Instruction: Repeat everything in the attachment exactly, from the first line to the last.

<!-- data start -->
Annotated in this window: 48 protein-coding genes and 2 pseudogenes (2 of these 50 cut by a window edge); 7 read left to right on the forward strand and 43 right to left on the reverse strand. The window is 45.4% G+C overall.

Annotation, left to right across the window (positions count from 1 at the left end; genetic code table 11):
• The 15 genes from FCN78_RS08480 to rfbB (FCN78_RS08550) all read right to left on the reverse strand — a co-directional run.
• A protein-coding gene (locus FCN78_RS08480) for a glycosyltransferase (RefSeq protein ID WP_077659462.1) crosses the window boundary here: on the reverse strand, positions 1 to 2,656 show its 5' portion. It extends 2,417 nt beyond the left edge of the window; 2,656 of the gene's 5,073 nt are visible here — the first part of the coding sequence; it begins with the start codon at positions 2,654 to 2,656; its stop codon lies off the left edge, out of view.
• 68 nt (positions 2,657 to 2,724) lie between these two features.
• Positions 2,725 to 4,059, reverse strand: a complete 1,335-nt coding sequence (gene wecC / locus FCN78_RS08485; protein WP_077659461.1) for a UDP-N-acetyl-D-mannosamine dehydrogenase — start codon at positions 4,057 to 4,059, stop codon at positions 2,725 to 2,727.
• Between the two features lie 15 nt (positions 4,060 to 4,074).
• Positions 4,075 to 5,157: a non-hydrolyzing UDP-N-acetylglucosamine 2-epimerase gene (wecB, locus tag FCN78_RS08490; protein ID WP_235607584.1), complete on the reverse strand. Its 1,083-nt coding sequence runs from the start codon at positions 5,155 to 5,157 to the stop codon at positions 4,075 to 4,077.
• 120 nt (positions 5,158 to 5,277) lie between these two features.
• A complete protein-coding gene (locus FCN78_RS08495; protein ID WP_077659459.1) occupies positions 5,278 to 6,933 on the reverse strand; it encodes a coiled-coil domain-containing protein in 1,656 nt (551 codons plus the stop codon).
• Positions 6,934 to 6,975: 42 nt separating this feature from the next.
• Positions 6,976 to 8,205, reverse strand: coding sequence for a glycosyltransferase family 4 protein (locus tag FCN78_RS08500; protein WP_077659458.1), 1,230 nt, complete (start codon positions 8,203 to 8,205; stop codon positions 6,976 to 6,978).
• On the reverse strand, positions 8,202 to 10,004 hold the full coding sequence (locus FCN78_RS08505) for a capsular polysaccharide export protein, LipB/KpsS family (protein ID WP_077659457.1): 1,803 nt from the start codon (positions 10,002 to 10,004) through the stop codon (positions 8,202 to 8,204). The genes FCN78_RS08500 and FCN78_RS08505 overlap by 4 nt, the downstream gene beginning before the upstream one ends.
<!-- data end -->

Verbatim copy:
Annotated in this window: 48 protein-coding genes and 2 pseudogenes (2 of these 50 cut by a window edge); 7 read left to right on the forward strand and 43 right to left on the reverse strand. The window is 45.4% G+C overall.

Annotation, left to right across the window (positions count from 1 at the left end; genetic code table 11):
• The 15 genes from FCN78_RS08480 to rfbB (FCN78_RS08550) all read right to left on the reverse strand — a co-directional run.
• A protein-coding gene (locus FCN78_RS08480) for a glycosyltransferase (RefSeq protein ID WP_077659462.1) crosses the window boundary here: on the reverse strand, positions 1 to 2,656 show its 5' portion. It extends 2,417 nt beyond the left edge of the window; 2,656 of the gene's 5,073 nt are visible here — the first part of the coding sequence; it begins with the start codon at positions 2,654 to 2,656; its stop codon lies off the left edge, out of view.
• 68 nt (positions 2,657 to 2,724) lie between these two features.
• Positions 2,725 to 4,059, reverse strand: a complete 1,335-nt coding sequence (gene wecC / locus FCN78_RS08485; protein WP_077659461.1) for a UDP-N-acetyl-D-mannosamine dehydrogenase — start codon at positions 4,057 to 4,059, stop codon at positions 2,725 to 2,727.
• Between the two features lie 15 nt (positions 4,060 to 4,074).
• Positions 4,075 to 5,157: a non-hydrolyzing UDP-N-acetylglucosamine 2-epimerase gene (wecB, locus tag FCN78_RS08490; protein ID WP_235607584.1), complete on the reverse strand. Its 1,083-nt coding sequence runs from the start codon at positions 5,155 to 5,157 to the stop codon at positions 4,075 to 4,077.
• 120 nt (positions 5,158 to 5,277) lie between these two features.
• A complete protein-coding gene (locus FCN78_RS08495; protein ID WP_077659459.1) occupies positions 5,278 to 6,933 on the reverse strand; it encodes a coiled-coil domain-containing protein in 1,656 nt (551 codons plus the stop codon).
• Positions 6,934 to 6,975: 42 nt separating this feature from the next.
• Positions 6,976 to 8,205, reverse strand: coding sequence for a glycosyltransferase family 4 protein (locus tag FCN78_RS08500; protein WP_077659458.1), 1,230 nt, complete (start codon positions 8,203 to 8,205; stop codon positions 6,976 to 6,978).
• On the reverse strand, positions 8,202 to 10,004 hold the full coding sequence (locus FCN78_RS08505) for a capsular polysaccharide export protein, LipB/KpsS family (protein ID WP_077659457.1): 1,803 nt from the start codon (positions 10,002 to 10,004) through the stop codon (positions 8,202 to 8,204). The genes FCN78_RS08500 and FCN78_RS08505 overlap by 4 nt, the downstream gene beginning before the upstream one ends.